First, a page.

Top-10-Tricky-Java-Programming-Interview-Questions-You-Must-Know

If you are preparing for a Java job interview, you must be familiar with these tricky programming questions. Every interview usually comes with tricky questions that trick candidates into thinking either too much or not at all.

With over 45 billion active virtual machines globally, Java is one of the most popular programming languages in the world. It is the number one development language for microservices and is the most-used language for DevOps, AI, VR, Big Data, Continuous Integration, Analytics, Mobile, Chatbots, and much more.

With over 9 million active Java developers globally, the demand for talent in this domain is at an all-time high. As per Mercer, one of the global leaders in talent assessment, the role of a Java developer is one of the most in-demand roles in 2022, thanks to the ever-increasing adoption of Java in multiple domains, devices, and organisations.

However, clearing an interview for this job role isn’t all that easy, given that most interview panellists tend to throw tricky questions at the candidates to find the best talent for the job. Let’s see some of those.

Java Programming – Tricky Interview Questions

Java-Programming-Tricky-Interview-Questions

Let us show you the ten most tricky Java programming questions you can expect in an interview, with solutions.

1. What will the following Java program print?

public class Test { public static void main(String[] args) {

System.out.println(Math.min(Double.MIN_VALUE, 0.0d)); } }

Answer:

This question is tricky because, unlike the Integer class, where the MIN VALUE is negative, the Double class’s MAX VALUE and MIN VALUE are both positive integers. Double.MIN VALUE is 2^(-1074), a double constant with the least magnitude of all double values.

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Because of Double, this program will print 0.0 instead of the obvious answer. The value of MIN VALUE is greater than zero.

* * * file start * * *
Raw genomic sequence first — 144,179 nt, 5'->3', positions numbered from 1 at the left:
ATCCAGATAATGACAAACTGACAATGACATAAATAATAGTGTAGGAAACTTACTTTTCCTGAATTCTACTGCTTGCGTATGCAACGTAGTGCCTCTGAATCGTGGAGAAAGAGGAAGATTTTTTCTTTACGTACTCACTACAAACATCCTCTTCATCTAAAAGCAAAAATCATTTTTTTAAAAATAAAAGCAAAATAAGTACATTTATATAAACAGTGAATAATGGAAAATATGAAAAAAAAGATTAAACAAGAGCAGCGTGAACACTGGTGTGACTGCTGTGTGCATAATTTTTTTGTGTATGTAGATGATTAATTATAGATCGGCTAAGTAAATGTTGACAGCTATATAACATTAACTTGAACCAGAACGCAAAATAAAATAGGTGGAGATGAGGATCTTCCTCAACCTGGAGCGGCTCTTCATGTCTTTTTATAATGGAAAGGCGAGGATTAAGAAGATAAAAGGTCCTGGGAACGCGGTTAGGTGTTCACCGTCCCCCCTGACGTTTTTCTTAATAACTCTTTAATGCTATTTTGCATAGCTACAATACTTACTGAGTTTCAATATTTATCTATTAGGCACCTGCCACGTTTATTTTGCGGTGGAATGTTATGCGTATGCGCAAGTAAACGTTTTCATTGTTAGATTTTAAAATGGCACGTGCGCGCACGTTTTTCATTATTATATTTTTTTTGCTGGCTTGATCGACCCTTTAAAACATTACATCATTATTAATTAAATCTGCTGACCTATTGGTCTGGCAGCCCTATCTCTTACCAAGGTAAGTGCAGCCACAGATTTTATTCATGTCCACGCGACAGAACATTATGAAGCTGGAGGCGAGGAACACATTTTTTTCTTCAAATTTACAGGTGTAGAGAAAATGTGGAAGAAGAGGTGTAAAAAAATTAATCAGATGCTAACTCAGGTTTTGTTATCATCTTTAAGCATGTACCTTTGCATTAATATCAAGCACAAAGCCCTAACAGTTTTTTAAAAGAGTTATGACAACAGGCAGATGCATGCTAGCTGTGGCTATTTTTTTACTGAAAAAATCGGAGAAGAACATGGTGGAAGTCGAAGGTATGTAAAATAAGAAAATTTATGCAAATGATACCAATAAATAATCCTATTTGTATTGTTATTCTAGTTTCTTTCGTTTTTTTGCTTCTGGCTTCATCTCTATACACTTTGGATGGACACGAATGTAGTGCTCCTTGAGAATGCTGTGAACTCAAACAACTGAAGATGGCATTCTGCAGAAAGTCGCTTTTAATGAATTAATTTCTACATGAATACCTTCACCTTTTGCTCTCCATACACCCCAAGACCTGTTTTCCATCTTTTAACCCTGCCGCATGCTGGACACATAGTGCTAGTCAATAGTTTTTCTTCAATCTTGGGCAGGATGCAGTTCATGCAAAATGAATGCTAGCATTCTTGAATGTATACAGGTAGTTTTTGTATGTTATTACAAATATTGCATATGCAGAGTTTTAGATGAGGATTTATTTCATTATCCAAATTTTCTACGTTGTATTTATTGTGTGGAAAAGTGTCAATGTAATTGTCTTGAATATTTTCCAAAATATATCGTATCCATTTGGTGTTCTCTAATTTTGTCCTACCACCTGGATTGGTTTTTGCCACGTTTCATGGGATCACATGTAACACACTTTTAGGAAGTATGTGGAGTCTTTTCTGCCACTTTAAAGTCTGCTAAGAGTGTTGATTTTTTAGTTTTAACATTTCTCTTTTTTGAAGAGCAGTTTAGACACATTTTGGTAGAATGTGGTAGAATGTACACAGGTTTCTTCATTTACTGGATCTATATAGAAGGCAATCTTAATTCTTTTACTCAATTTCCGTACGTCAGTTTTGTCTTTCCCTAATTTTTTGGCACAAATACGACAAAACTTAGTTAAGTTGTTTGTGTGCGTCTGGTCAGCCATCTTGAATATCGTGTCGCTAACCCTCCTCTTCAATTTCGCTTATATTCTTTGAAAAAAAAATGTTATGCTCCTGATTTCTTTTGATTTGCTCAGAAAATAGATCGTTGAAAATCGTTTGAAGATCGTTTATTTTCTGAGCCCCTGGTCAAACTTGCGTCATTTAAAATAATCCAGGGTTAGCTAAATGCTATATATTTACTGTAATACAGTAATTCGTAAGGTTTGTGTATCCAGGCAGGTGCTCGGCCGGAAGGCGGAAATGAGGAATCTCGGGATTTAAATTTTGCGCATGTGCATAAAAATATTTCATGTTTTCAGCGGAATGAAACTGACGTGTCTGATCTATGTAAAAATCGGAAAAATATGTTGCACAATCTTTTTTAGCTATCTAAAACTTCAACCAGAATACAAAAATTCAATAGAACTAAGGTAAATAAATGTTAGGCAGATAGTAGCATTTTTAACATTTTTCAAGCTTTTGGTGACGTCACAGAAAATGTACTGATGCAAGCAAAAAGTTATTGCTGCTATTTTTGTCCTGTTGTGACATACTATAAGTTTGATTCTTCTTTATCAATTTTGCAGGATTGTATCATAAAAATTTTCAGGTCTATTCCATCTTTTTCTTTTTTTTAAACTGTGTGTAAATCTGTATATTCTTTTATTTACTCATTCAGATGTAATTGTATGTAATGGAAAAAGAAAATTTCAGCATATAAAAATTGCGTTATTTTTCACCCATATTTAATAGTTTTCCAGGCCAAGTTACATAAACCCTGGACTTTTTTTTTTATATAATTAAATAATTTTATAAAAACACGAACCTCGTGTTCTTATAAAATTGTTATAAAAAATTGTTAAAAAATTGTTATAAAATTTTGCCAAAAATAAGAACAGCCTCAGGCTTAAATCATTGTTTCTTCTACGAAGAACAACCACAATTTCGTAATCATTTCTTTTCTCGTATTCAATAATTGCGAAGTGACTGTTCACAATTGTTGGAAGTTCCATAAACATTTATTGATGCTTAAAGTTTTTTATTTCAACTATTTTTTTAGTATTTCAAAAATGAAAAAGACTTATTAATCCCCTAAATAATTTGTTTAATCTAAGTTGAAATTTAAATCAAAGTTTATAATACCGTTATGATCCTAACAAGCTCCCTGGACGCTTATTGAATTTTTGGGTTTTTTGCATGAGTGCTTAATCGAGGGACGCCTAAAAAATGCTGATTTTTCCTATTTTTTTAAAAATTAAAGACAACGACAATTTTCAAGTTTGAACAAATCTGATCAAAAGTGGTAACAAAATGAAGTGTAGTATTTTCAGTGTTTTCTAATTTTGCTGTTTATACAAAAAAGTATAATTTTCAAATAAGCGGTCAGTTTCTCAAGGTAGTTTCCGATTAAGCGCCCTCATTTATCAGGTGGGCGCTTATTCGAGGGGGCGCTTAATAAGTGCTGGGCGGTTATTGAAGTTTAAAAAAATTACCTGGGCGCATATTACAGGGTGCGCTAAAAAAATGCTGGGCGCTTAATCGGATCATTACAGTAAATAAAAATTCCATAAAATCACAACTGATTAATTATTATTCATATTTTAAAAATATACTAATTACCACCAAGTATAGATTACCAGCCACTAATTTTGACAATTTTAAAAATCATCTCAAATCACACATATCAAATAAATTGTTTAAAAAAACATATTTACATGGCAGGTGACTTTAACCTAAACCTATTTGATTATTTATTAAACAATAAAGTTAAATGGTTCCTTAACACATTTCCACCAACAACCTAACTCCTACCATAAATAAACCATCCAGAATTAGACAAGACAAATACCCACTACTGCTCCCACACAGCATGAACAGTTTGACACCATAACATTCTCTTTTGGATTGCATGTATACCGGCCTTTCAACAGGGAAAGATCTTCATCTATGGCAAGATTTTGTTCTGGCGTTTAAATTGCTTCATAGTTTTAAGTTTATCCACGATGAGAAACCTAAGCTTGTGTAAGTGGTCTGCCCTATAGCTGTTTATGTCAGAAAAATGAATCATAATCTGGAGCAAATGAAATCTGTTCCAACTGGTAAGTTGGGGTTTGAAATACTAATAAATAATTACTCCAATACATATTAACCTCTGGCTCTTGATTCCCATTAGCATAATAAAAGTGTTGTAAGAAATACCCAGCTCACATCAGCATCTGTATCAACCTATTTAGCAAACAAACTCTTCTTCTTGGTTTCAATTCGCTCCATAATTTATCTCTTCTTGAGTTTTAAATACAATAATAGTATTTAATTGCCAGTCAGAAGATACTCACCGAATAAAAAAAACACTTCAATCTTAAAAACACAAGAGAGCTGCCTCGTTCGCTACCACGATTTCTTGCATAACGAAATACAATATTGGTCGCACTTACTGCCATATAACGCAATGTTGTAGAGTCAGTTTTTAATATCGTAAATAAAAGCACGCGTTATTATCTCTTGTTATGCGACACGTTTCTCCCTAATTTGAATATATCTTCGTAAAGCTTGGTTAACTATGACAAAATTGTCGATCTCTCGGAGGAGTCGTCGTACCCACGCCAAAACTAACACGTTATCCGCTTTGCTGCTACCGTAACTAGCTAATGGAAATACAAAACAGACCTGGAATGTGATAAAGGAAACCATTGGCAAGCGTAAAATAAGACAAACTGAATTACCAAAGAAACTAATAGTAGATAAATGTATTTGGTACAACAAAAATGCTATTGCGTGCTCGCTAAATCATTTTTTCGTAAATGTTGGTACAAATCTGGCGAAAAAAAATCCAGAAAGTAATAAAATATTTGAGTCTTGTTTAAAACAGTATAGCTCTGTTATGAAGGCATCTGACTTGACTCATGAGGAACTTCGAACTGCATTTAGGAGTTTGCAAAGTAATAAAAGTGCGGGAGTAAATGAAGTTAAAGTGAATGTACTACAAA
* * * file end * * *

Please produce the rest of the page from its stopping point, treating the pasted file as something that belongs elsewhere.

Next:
If you’d like to understand the difference between a compiler and an interpreter in Java, Click here.

2. What will happen if you put the return statement or System.exit () on the ‘try‘ or ‘catch‘ block? Will the ‘finally’ block execute?

Answer:

Many experienced Java programmers think the ‘finally’ block will always execute. However, that reasoning is challenged here by putting a return statement in the ‘try’ or ‘catch’ block or calling System.exit() from the ‘try’ or ‘catch’ block.

The solution for this mind-bender is that the ‘finally’ block will execute successfully, even if you put a return statement in the ‘try’ or ‘catch’ block. However, the ‘finally’ block will fail to execute if you call System.exit() from the ‘try’ or ‘catch’ block.

3. Can you override a private or static method in Java?

Answer:

Method overriding is always an excellent topic to confuse developers. You cannot override a static method in Java. It will hide the superclass method if you create an identical method with the same return type and method arguments as the ones in the child class. This is also known as method hiding.

Likewise, overriding a private method in the subclass is impossible as it is not accessible there. As a workaround, you can create a new private method with the same name in the child class.